With the prospect of a worldwide outbreak of a new or emerging disease, public health authorities have revived disease control concepts such as quarantine (segregating individuals who may have been exposed to an infections disease but who are not yet ill.) Quarantine historically has focused on ports of entry, which in today's world means airports. The Centers for Disease Control and Prevention (CDC) has sponsored a series of tabletop exercises at airports in which one of the key issues was whether suitable facilities existed on airport property to accommodate several hundred people for days or even weeks. The CDC's proposed rule, issued in November 2005, calls for airports to identify such facilities as part of their pandemic preparedness. [The National Strategy for Pandemic Preparedness Implementation Strategy (May 2006) similarly includes]. However, to date there has been no discussion of what types of facilities might be necessary and appropriate, whether such facilities can or should be located on airport property, whether other, existing facilities could be adapted for this purpose or new facilities could serve multiple uses, and who should bear the cost of providing and maintaining these facilities. There is also a need to develop guidelines for airports to maintain continuity of operations if airport employees (maybe up to 30%) do not come to work because they are either sick or concerned about coming in contact with sick individuals.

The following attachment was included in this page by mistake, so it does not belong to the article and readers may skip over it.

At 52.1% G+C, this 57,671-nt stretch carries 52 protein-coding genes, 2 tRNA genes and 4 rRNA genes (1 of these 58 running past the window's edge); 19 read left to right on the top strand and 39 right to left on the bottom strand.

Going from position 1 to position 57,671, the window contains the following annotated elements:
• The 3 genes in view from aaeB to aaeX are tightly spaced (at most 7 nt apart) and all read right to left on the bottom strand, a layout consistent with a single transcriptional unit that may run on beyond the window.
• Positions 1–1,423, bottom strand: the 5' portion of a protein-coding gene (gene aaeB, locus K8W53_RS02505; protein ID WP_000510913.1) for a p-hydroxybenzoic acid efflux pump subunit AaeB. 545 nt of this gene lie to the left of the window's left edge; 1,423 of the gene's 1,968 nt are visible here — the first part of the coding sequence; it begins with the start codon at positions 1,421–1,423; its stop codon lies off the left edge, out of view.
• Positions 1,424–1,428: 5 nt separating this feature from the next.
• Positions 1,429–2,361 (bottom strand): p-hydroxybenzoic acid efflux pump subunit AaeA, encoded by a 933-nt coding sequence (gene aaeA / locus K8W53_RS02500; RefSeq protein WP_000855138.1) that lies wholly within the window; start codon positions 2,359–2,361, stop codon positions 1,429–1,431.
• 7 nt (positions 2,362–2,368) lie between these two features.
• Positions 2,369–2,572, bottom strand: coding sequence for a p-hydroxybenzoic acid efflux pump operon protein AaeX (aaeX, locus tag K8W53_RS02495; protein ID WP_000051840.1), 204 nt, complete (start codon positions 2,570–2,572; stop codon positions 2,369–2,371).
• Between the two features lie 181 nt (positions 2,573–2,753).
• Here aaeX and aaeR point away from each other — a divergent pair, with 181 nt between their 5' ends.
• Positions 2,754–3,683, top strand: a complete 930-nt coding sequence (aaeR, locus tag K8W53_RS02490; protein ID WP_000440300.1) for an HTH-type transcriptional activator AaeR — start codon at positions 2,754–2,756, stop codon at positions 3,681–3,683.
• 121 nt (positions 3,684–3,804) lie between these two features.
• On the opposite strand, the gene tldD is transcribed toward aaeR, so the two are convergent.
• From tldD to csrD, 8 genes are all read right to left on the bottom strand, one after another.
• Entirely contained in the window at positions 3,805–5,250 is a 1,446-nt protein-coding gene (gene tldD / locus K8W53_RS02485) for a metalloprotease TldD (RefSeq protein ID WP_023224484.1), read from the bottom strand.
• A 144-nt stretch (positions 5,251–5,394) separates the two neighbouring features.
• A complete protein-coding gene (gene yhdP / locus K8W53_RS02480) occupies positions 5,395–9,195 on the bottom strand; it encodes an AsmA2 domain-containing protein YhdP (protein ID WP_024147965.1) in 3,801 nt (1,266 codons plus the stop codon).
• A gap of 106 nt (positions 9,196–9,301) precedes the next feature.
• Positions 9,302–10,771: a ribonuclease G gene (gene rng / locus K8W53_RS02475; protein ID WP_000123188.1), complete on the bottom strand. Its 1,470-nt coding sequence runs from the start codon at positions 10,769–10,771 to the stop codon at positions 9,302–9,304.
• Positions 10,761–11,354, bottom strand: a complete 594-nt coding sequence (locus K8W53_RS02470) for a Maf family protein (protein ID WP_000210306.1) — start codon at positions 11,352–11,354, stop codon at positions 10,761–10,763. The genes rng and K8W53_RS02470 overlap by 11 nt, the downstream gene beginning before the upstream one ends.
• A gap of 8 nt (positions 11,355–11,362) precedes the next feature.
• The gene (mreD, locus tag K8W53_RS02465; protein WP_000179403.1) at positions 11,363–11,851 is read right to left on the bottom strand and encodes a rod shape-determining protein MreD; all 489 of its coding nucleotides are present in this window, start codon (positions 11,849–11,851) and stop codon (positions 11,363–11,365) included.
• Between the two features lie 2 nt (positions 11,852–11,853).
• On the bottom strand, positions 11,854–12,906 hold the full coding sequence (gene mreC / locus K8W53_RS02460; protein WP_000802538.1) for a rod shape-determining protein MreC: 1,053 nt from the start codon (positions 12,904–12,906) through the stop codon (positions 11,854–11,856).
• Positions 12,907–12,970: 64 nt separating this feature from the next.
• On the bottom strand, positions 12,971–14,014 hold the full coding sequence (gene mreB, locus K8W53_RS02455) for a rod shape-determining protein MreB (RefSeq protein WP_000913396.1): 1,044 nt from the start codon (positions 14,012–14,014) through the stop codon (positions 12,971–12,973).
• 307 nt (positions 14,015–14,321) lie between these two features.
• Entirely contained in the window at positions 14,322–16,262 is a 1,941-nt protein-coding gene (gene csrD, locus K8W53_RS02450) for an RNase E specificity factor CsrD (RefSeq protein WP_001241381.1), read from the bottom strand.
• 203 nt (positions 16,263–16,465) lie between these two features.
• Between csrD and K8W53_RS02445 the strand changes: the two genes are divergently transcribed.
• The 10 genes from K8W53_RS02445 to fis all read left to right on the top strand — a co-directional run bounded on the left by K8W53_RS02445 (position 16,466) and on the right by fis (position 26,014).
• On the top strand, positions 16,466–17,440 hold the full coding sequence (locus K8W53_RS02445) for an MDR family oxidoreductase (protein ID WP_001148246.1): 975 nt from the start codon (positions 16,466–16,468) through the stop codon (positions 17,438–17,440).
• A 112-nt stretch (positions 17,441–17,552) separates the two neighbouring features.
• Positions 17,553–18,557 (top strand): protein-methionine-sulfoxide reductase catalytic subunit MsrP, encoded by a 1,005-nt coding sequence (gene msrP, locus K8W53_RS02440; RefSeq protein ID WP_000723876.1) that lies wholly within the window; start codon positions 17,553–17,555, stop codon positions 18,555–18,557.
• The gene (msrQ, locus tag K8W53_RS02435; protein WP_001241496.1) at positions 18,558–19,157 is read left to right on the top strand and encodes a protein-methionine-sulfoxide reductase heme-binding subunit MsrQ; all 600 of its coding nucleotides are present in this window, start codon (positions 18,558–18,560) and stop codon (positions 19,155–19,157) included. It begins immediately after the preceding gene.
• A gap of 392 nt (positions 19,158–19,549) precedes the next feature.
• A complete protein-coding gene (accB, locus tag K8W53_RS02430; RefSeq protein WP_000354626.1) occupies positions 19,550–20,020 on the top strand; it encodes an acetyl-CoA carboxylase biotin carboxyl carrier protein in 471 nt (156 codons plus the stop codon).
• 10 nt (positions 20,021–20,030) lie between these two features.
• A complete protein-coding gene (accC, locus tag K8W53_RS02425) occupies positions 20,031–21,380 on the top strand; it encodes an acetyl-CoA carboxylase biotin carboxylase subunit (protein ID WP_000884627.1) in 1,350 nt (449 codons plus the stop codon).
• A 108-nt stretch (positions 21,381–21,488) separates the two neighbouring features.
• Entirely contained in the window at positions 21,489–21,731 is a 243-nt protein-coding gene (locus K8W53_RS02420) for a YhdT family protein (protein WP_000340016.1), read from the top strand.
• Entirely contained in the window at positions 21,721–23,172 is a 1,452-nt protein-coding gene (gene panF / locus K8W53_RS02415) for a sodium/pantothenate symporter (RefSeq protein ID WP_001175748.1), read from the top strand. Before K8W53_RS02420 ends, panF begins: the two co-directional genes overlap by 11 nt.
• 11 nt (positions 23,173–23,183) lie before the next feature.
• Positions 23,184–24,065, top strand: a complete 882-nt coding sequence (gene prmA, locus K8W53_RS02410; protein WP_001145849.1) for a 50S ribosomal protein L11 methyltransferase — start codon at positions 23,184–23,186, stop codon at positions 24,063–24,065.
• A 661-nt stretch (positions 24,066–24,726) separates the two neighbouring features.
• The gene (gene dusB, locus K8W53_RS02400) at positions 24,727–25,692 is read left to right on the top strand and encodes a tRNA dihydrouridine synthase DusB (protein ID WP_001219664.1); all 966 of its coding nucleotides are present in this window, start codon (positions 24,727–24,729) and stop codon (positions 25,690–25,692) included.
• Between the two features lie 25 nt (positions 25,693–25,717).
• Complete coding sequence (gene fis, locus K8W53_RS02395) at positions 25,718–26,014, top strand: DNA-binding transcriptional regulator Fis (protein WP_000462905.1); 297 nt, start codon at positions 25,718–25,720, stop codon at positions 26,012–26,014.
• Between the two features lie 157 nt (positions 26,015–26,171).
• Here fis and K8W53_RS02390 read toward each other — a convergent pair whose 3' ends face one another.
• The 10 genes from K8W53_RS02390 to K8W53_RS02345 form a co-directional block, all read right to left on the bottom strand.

The objective of this task was to develop a set of criteria and guidance for use by airport operators in identifying potential quarantine facilities on or off the airport and for continuity of airport operations. The guidance was developed in consideration of and based on evaluation of requirements and constraints, including such factors as: (a) physical needs of individuals to be quarantined (e.g. beds, sanitation, security, food); (b) non-airport resources available to provide basic necessities (e.g. Red Cross); (c) structural requirements for such facilities (square footage, climate control, plumbing, etc.); (d) transportation from aircraft to facility; (e) potential existing facilities at airports or in community, including those identified in other plans (e.g. hurricane shelters, family assistance sites, etc.); (f) potential for multiple use for new facilities; (g) operational and financial impacts of identifying on-airport facilities; and (h) planning guidelines for expected maximum number of individuals to be quarantined.
Status: Completed. This task was published as ACRP Report 5 and can be found at this URL http://www.trb.org/news/blurb_detail.asp?id=9214.